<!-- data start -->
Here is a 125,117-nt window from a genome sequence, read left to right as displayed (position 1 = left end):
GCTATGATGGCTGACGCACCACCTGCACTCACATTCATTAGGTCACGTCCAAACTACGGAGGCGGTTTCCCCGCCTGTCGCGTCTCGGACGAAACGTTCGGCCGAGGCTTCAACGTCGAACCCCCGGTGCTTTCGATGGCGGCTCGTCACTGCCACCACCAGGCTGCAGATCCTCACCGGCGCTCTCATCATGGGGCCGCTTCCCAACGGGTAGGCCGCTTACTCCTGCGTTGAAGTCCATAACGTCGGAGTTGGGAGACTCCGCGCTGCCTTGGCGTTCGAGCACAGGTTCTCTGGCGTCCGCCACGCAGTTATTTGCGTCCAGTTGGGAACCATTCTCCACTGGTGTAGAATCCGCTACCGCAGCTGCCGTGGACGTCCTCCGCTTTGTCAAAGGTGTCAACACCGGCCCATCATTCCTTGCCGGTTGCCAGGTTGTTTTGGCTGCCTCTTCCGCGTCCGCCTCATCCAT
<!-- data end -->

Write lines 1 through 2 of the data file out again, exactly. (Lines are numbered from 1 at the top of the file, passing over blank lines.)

Here is a 125,117-nt window from a genome sequence, read left to right as displayed (position 1 = left end):
GCTATGATGGCTGACGCACCACCTGCACTCACATTCATTAGGTCACGTCCAAACTACGGAGGCGGTTTCCCCGCCTGTCGCGTCTCGGACGAAACGTTCGGCCGAGGCTTCAACGTCGAACCCCCGGTGCTTTCGATGGCGGCTCGTCACTGCCACCACCAGGCTGCAGATCCTCACCGGCGCTCTCATCATGGGGCCGCTTCCCAACGGGTAGGCCGCTTACTCCTGCGTTGAAGTCCATAACGTCGGAGTTGGGAGACTCCGCGCTGCCTTGGCGTTCGAGCACAGGTTCTCTGGCGTCCGCCACGCAGTTATTTGCGTCCAGTTGGGAACCATTCTCCACTGGTGTAGAATCCGCTACCGCAGCTGCCGTGGACGTCCTCCGCTTTGTCAAAGGTGTCAACACCGGCCCATCATTCCTTGCCGGTTGCCAGGTTGTTTTGGCTGCCTCTTCCGCGTCCGCCTCATCCAT